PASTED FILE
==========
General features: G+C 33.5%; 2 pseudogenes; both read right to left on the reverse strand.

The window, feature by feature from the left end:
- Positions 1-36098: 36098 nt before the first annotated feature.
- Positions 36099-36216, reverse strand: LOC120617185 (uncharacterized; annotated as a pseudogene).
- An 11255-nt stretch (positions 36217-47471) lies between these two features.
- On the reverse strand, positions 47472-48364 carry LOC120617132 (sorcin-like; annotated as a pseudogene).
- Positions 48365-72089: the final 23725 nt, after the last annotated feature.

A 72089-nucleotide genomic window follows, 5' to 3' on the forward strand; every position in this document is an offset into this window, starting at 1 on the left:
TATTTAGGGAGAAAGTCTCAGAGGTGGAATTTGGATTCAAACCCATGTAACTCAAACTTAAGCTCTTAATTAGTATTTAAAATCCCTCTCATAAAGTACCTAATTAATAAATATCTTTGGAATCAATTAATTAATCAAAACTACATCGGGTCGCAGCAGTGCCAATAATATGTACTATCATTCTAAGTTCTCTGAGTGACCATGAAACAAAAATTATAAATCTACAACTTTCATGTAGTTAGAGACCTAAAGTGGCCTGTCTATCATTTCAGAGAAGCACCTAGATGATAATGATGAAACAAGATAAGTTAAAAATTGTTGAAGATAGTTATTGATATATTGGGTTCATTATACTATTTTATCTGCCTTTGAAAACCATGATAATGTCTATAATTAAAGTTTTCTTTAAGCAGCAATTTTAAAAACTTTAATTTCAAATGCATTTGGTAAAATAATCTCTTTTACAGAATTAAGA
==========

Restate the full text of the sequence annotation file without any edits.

General features: G+C 33.5%; 2 pseudogenes; both read right to left on the reverse strand.

The window, feature by feature from the left end:
- Positions 1-36098: 36098 nt before the first annotated feature.
- Positions 36099-36216, reverse strand: LOC120617185 (uncharacterized; annotated as a pseudogene).
- An 11255-nt stretch (positions 36217-47471) lies between these two features.
- On the reverse strand, positions 47472-48364 carry LOC120617132 (sorcin-like; annotated as a pseudogene).
- Positions 48365-72089: the final 23725 nt, after the last annotated feature.

A 72089-nucleotide genomic window follows, 5' to 3' on the forward strand; every position in this document is an offset into this window, starting at 1 on the left:
TATTTAGGGAGAAAGTCTCAGAGGTGGAATTTGGATTCAAACCCATGTAACTCAAACTTAAGCTCTTAATTAGTATTTAAAATCCCTCTCATAAAGTACCTAATTAATAAATATCTTTGGAATCAATTAATTAATCAAAACTACATCGGGTCGCAGCAGTGCCAATAATATGTACTATCATTCTAAGTTCTCTGAGTGACCATGAAACAAAAATTATAAATCTACAACTTTCATGTAGTTAGAGACCTAAAGTGGCCTGTCTATCATTTCAGAGAAGCACCTAGATGATAATGATGAAACAAGATAAGTTAAAAATTGTTGAAGATAGTTATTGATATATTGGGTTCATTATACTATTTTATCTGCCTTTGAAAACCATGATAATGTCTATAATTAAAGTTTTCTTTAAGCAGCAATTTTAAAAACTTTAATTTCAAATGCATTTGGTAAAATAATCTCTTTTACAGAATTAAGA